The BGP Graceful Restart mechanism defined in RFC 4724 limits the usage of BGP Graceful Restart to BGP messages other than BGP NOTIFICATION messages. This document updates RFC 4724 by defining an extension that permits the Graceful Restart procedures to be performed when the BGP speaker receives a BGP NOTIFICATION message or the Hold Time expires. This document also defines a new subcode for BGP Cease NOTIFICATION messages; this new subcode requests a full session restart instead of a Graceful Restart.
RFC8537 - Updates to the Fast Reroute Procedures for Co-routed Associated Bidirectional Label Switched Paths (LSPs)
Resource Reservation Protocol (RSVP) association signaling can be used to bind two unidirectional Label Switched Paths (LSPs) into an associated bidirectional LSP. When an associated bidirectional LSP is co-routed, the reverse LSP follows the same path as its forward LSP. This document updates the fast reroute procedures defined in RFC 4090 to support both single-sided and double-sided provisioned associated bidirectional LSPs. This document also updates the procedure for associating two reverse LSPs defined in RFC 7551 to support co-routed bidirectional LSPs. The fast reroute procedures can ensure that, for the co-routed LSPs, traffic flows on co-routed paths in the forward and reverse directions after a failure event.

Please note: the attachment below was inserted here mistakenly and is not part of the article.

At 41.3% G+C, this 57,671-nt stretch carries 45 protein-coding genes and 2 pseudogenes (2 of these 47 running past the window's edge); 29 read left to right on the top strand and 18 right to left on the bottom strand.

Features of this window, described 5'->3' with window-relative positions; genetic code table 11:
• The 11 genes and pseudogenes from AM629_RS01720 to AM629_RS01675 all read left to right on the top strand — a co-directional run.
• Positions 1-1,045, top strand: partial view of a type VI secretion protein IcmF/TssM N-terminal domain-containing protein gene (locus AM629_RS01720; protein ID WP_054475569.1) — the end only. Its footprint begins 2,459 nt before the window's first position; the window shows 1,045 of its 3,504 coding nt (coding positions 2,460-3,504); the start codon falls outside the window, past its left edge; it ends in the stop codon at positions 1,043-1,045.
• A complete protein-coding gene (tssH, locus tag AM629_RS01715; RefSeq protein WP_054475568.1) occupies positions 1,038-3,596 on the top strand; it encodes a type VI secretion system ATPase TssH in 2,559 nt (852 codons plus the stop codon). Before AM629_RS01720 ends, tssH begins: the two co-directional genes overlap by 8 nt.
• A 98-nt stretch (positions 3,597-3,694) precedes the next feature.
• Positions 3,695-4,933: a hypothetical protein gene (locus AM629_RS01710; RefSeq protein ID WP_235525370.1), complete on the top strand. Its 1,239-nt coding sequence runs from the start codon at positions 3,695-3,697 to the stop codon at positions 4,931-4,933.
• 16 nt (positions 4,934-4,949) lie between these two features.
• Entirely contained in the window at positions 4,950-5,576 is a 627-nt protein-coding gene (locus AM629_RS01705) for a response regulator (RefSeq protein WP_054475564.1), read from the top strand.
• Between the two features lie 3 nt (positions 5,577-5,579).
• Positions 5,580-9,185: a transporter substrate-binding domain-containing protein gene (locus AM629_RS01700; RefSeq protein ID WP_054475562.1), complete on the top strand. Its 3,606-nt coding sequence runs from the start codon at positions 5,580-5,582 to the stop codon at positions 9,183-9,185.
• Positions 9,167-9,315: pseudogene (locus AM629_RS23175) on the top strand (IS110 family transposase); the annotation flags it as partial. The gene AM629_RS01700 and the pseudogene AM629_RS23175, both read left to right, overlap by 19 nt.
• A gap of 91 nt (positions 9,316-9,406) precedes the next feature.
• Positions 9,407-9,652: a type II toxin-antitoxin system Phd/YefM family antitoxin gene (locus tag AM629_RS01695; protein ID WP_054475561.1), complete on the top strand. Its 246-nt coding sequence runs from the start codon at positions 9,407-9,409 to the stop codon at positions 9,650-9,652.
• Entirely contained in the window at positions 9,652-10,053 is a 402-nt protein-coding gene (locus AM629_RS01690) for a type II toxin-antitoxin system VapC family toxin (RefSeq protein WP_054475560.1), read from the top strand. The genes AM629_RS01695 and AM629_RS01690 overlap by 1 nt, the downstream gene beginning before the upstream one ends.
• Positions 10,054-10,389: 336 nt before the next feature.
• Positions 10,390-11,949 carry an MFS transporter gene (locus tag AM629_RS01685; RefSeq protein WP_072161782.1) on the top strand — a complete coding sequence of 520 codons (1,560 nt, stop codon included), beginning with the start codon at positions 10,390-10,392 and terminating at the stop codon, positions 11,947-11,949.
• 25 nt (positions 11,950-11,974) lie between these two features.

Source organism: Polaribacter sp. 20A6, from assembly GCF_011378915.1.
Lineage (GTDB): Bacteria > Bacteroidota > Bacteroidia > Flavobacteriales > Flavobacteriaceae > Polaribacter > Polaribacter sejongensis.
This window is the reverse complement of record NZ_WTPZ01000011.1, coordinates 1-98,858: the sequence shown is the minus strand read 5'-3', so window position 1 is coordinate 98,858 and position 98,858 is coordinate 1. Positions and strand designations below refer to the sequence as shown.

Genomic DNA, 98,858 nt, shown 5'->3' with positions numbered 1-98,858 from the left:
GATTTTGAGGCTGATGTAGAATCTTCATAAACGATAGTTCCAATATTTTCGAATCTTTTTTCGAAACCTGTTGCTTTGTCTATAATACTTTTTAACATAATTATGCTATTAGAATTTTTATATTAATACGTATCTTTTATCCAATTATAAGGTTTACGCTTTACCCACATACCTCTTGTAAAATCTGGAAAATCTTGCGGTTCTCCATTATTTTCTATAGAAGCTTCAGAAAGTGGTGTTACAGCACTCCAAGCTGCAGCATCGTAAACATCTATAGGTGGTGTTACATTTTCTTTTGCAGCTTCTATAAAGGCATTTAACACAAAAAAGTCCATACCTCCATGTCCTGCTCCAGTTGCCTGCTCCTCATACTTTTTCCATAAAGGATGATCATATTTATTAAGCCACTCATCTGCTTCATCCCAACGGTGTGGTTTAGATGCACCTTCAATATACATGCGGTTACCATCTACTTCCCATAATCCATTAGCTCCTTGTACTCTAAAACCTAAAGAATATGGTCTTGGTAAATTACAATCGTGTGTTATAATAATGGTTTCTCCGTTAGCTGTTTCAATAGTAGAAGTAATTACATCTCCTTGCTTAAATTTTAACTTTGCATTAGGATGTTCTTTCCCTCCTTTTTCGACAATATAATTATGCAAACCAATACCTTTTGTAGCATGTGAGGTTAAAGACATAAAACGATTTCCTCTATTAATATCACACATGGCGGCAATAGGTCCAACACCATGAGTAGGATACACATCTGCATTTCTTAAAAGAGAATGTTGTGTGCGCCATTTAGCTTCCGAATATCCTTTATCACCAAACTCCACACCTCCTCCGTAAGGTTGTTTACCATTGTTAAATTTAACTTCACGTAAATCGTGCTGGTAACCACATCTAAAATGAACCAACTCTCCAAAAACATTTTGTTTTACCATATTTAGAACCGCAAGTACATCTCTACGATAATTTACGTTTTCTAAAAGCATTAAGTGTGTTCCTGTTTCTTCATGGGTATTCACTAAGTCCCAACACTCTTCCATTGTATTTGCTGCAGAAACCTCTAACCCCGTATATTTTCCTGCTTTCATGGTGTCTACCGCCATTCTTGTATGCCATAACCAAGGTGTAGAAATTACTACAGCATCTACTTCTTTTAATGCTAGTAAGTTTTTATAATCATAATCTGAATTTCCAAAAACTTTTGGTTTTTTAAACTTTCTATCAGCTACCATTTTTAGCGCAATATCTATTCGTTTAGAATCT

RFC8536 - The Time Zone Information Format (TZif)
This document specifies the Time Zone Information Format (TZif) for representing and exchanging time zone information, independent of any particular service or protocol. Two media types for this format are also defined.
RFC8534 - Explicit Tracking with Wildcard Routes in Multicast VPN